Trump's next big economic plan is already hitting speed bumps

On February 9, President Donald Trump told manufacturing CEOs during a White House event that he was going to release “something phenomenal in terms of tax” in two or three weeks time.

As of April 10, eight and a half weeks later, no tax plan has been released by the White House and, based on reports, it doesn’t appear to be coming soon.

Since the early days of the campaign, Trump has said that he wants to slash corporate taxes to 15% and cut personal tax rates drastically.

The plan to do so may not come for a while, however, as the Associated Press’ Josh Boak and Stephen Ohlemacher reported that Trump officials have scrapped the outline for tax reform Trump released during the campaign and are writing a new plan.

Additionally, according to the report, the White House is writing their own version of a tax plan rather than signing on to a plan from congressional lawmakers as they did on healthcare. That plan, the American Health Care Act, failed to pass the House and the misstep has left analysts concerned over the future of Trump’s agenda.

The New York Times’ Andrew Ross Sorkin also reported on March 28 that Trump officials were working off a 20% baseline for corporate taxes and the number may end up as high as 28% — similar to proposals from former President Barack Obama in 2012 and much higher than the 15% Trump promised before the election.

Additionally, the overhauling of the tax plan appears to have Trump administration members doubting their self-imposed deadline for passage of the plan. Treasury Secretary Steven Mnuchin told CNBC on February 27 that he wanted the tax plan to be signed by Trump before the August congressional recess.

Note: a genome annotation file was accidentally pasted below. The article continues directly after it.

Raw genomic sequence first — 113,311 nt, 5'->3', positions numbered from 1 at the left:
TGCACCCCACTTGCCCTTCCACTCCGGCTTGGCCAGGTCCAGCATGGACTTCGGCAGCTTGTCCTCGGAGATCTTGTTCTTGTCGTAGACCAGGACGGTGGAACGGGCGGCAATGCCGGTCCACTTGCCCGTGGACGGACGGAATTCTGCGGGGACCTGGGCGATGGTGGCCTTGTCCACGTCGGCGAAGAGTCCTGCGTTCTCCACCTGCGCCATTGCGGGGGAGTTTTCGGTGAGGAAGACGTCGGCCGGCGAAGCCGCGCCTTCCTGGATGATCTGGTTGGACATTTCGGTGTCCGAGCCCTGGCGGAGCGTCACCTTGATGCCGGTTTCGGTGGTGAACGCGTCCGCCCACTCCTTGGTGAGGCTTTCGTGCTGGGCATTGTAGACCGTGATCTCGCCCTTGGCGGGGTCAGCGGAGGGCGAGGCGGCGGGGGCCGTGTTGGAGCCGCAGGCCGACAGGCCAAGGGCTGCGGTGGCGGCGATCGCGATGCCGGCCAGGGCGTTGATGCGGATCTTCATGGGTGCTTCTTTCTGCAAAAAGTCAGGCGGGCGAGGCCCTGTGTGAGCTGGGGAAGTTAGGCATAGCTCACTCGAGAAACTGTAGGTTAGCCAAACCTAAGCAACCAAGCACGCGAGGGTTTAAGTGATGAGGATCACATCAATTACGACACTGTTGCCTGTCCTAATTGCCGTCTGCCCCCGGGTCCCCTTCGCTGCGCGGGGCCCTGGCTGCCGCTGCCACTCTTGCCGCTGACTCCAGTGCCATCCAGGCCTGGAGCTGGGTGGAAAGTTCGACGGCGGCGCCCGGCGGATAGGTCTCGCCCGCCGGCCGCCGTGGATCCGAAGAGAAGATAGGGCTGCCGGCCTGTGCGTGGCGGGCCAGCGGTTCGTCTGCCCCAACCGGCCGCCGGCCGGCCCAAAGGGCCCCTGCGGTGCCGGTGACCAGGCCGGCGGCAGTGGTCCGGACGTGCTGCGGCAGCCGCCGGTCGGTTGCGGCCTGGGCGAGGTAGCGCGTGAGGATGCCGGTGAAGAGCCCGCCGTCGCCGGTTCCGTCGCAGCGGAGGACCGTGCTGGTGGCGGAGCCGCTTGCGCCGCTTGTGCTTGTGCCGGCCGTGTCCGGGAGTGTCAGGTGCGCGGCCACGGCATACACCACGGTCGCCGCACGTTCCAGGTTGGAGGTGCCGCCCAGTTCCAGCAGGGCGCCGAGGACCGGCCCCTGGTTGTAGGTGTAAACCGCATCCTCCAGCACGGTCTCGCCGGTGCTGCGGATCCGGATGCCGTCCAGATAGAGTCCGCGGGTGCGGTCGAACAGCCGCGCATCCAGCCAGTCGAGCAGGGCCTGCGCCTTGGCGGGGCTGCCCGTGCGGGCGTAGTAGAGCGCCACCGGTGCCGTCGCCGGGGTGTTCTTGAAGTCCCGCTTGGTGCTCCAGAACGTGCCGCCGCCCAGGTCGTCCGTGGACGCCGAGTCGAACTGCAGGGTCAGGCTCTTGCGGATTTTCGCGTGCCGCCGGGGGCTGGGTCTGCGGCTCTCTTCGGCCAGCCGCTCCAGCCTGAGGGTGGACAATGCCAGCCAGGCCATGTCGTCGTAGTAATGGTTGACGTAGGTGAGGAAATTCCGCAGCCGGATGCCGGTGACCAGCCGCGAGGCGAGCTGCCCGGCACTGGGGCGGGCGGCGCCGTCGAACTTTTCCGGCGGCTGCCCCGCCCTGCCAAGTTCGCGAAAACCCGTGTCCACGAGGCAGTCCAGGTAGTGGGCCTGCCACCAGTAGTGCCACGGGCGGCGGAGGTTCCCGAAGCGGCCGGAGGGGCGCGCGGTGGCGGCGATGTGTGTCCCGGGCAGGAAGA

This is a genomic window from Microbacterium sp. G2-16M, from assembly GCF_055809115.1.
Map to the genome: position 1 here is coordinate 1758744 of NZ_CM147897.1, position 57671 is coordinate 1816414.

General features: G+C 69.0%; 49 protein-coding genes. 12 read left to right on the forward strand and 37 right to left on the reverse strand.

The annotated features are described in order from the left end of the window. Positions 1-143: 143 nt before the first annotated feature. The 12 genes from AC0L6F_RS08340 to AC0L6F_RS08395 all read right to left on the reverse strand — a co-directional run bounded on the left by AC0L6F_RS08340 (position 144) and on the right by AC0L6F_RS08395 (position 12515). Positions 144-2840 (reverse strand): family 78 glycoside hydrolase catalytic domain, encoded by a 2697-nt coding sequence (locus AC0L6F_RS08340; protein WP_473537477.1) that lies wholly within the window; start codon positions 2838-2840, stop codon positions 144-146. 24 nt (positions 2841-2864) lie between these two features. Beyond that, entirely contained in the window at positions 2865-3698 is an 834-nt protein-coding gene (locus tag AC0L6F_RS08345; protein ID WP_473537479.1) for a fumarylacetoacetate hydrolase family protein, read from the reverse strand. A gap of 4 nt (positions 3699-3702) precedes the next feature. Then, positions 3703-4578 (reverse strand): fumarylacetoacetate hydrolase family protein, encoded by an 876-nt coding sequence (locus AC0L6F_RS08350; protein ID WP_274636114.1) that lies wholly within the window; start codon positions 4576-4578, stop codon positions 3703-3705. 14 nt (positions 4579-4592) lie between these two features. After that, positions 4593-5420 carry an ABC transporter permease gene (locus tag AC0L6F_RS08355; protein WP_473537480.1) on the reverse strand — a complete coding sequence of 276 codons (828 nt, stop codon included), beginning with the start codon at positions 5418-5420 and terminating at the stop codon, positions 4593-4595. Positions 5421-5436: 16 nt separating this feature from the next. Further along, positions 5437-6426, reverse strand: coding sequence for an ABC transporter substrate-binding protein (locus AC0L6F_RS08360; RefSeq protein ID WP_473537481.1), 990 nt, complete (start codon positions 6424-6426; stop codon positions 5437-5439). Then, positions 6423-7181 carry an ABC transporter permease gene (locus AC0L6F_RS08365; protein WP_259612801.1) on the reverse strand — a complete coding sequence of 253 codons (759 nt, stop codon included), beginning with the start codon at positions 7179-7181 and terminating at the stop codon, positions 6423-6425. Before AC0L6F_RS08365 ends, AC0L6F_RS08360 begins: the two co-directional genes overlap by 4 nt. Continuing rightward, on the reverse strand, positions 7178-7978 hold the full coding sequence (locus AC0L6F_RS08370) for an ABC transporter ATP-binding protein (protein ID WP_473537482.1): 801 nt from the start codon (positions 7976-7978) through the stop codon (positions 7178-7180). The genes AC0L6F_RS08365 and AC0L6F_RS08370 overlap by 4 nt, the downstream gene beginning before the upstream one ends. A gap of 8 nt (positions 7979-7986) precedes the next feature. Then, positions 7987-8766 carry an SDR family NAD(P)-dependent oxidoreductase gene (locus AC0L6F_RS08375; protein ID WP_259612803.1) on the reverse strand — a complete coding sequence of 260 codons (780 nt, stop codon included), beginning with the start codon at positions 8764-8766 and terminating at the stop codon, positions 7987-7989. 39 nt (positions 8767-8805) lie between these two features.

Based on the AP report, this is also in doubt, according to people close to the White House.

Additionally, other top Trump officials have been throwing cold water on the August deadline. Gary Cohn, one of Trump’s top economic advisors and former Goldman Sachs COO, told Bloomberg TV on Friday that he doesn’t know “if it’s August or not” for tax reform.

“Getting it done well and getting it done right is more important than getting it done soon,” Cohn said.

Wall Street has been anxiously waiting clarity on the issue as a lower corporate tax rate would boost profits from companies and help justify the post-election runup in stock prices.

It does appear, however, that investors’ hope for tax reform coming anytime soon has been fading as companies with a higher tax bill — the biggest potential winners from a tax cut — have begun to underperform those companies with a lower tax bill. This indicates that investors may not expect the boost to profits from lower taxes to be coming imminently.

Trump is also casting a wide net on possible changes to the tax code.

The Washington Post reported on April 4 that the administration was considering a carbon tax and a value-added tax to raise more revenue, both of which are generally not supported by conservatives. Later that same day, however, a Trump spokesperson said that “as of now, neither a carbon tax nor a VAT are under consideration.”

The administration is also wrangling with the idea of a border adjustment tax, which is favoured by House GOP leaders such as Rep. Kevin Brady, the chair of the Ways and Mean committee. The BAT would favour exporters and tax importers more heavily, though the exact mechanisms of the tax are still unclear.

This tax, however, has faced pushback from a number of Republican senators and major retailers. Additionally, it is questionable whether it would be allowed by the World Trade Organisation.

Thus, Trump is wrangling to figure out what to include in the tax plan, how much to lower taxes, and how long it will take to get the job done. All the while, Wall Street anxiously awaits.

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